Response to Chancellor’s comments in the Fort Worth Star-Telegram

After receiving several notes of concern from our members, we wanted to clarify the depth of budget cuts to the academic mission of TCU, so our executive committee wrote a response to Chancellor Boschini’s comments in an interview published in the Fort Worth Star-Telegram. Our response is posted here, and the full text is below:

As faculty in our TCU chapter of the American Association of University Professors, we appreciate the work of Mac Engel in his interview with Chancellor Victor Boschini published in the Star-Telegram last week. Chancellor Boschini has done an admirable job of building TCU’s national profile in his 18 years of service, but we felt the need to clarify some of his statements about the academic enterprise here.

While the 30% cut to our retirements stung, costing us each thousands of dollars in our annual compensation, the larger issue is that faculty and staff have been asked to bear the brunt of deep cuts to the academic mission. Chancellor Boschini said “we didn’t release one freakin’ person from TCU” last year, but he neglected to mention the elimination of about 6% of full-time faculty lines for the upcoming year. These are largely going unfilled after 27 professors took early retirement incentives and while lecturers on year-to-year contracts were not renewed. We all know faculty and staff colleagues who have worked at TCU for years who are being let go in May, not to be replaced, with the rest of us left to take on their duties. The library, the academic heart of the university, has lost almost 20% of its staff and more than half of its book budget.

And while it may be true that TCU lost $50 million last year, we also ran an average budget surplus of $104 million a year from 2010-19, according to TCU’s Form 990 filings with the IRS. Last year, the chancellor justified turning down $5.4 million in CARES Act relief by saying we were a rich school. We unveiled a $113 million addition of luxury suites to the football stadium last summer, and the university trumpeted $677 million raised for the endowment in the fall. Yet at the same time, the university cut $20 million from the academic affairs budget. A university with our resources should not be eliminating faculty and staff jobs, cutting our compensation, and gutting valuable academic resources such as the library.

We were thrilled to hear Chancellor Boschini say that TCU is “not going to reduce tenured positions.” Indeed, tenured faculty play an important role in the culture and community of a university, as our pursuit of scholarship directly impacts the quality of instruction that we offer students. But so far, most retiring tenured professors are not being replaced. On the rare occasions that they have been replaced, it is largely with visiting one-year positions or untenured instructors. In recent years when a tenured full professor has retired, we have often been told to replace that person with a non-tenurable instructor –  or that our campus will lose the faculty position entirely.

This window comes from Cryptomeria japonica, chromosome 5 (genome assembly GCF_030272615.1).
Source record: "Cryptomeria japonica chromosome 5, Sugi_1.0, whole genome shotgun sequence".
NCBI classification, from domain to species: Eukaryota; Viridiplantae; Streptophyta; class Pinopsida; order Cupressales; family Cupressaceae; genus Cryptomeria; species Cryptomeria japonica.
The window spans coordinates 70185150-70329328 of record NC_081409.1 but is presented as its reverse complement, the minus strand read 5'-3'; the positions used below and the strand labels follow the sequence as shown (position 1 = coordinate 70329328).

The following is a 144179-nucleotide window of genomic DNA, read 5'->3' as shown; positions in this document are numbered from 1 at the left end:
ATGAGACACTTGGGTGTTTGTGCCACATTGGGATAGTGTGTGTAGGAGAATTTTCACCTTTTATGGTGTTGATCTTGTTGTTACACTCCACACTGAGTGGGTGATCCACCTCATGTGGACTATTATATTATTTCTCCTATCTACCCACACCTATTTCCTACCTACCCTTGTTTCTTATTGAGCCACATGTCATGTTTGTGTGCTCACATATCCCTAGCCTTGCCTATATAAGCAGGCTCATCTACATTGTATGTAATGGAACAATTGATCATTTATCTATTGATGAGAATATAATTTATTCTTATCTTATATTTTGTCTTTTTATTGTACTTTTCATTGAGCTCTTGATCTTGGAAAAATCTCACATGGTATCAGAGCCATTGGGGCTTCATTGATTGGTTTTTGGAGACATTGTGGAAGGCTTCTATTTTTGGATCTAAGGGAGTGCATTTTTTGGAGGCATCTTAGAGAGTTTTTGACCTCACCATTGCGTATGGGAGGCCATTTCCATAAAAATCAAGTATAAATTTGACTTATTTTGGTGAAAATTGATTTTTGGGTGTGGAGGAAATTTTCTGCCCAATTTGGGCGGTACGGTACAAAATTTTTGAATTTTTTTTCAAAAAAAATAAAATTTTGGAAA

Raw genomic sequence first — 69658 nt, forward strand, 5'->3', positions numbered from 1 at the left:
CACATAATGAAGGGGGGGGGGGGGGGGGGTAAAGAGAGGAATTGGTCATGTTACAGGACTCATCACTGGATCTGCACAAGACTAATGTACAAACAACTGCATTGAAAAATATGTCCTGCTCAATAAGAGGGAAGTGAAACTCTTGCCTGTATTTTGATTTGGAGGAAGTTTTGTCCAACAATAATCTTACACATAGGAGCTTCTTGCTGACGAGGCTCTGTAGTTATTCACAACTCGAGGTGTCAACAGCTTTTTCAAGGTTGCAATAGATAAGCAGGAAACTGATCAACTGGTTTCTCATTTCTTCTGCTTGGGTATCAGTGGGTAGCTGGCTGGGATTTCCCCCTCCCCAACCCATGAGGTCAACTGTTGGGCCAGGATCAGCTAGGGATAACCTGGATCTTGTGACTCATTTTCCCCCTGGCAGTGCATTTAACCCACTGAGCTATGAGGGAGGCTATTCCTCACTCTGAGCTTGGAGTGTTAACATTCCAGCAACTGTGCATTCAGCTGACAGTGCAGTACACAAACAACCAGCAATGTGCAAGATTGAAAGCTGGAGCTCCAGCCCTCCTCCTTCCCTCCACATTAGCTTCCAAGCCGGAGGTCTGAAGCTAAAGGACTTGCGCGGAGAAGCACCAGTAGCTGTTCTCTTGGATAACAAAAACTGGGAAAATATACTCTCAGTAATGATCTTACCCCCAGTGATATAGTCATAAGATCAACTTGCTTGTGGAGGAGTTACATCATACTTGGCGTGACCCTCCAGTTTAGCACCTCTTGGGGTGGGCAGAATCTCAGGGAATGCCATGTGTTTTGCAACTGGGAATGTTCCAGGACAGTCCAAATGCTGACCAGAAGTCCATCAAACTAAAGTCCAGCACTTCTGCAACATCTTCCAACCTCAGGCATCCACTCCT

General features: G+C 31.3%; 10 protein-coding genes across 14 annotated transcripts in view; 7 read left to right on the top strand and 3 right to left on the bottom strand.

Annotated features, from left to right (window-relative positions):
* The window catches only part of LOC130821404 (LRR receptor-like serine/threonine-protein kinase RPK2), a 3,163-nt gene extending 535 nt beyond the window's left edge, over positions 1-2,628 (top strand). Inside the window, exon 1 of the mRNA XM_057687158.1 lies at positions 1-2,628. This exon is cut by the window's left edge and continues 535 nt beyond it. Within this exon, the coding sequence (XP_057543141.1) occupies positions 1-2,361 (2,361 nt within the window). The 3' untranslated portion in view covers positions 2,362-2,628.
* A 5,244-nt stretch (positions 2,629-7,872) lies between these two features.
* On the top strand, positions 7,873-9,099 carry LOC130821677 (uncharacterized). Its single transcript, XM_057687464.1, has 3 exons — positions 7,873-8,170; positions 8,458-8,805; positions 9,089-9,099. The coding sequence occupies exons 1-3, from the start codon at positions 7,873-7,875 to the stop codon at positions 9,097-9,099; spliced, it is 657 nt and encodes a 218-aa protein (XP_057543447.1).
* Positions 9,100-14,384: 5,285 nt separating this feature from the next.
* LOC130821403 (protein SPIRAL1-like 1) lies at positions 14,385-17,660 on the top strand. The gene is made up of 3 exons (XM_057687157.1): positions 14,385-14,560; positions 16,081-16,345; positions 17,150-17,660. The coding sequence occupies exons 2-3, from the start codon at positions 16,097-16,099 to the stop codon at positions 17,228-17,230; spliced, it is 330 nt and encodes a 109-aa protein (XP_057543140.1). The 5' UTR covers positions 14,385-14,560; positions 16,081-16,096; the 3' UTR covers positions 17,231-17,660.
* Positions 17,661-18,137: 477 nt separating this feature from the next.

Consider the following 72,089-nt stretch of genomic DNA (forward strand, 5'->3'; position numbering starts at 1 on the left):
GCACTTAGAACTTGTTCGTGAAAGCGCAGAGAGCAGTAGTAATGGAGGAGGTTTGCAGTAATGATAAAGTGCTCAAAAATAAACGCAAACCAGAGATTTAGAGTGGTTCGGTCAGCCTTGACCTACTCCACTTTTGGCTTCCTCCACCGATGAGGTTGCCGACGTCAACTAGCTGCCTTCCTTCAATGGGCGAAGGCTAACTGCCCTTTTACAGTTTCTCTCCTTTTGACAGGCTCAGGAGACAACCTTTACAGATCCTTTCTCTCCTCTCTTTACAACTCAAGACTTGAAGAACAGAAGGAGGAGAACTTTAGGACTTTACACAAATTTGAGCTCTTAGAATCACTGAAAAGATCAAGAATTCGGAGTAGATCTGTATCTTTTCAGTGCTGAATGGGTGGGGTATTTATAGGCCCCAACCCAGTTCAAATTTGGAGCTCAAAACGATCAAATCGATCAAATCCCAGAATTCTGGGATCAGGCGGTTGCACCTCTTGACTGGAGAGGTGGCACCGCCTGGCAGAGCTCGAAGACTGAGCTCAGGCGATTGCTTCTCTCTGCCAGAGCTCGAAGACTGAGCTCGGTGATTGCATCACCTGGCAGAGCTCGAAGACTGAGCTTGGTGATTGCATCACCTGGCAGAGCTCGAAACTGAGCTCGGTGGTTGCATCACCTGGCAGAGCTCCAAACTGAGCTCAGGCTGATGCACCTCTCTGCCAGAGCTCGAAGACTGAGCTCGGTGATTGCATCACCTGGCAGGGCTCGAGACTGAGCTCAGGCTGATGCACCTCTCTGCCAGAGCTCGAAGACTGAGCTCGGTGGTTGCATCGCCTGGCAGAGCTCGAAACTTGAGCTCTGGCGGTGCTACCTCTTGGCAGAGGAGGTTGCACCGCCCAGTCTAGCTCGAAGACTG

TCU has weathered challenging times in the past, and we should be positioned to take on new challenges in the years ahead. Chancellor Boschini deserves much credit for our current position and our direction. But he should be honest about the cuts to the academic mission of the university. TCU’s long-term strategic plan lists strengthening the academic profile and reputation of the university as our first action item. Cutting full-time faculty and staff positions while adding 1,000 new students is not a feasible way to achieve this goal.

TCU is a success story not just because of our football program. We, as faculty, have dedicated years of our lives to serving students and the TCU community. Our mission – “to educate individuals to think and act as ethical leaders and responsible citizens in the global community” – is more than just a mouthful. It guides our work every day. We ask that Chancellor Boschini and the board of trustees show a similar commitment to us, by telling the truth and fully funding our academic mission. 

Published by Chip Stewart

Professor of Journalism at Texas Christian University. J.D. (University of Texas), LL.M. (University of Missouri), Ph.D. (University of Missouri). Former head of the Law & Policy Division at AEJMC. Founding editor of Community Journalism. Author of "Media Law Through Science Fiction: Do Androids Dream of Electric Free Speech?" (Routledge, 2020); co-author of "The Law of Public Communication" (11th ed., Routledge, 2020); editor of "Social Media and the Law" (2nd ed., Routledge, 2017).

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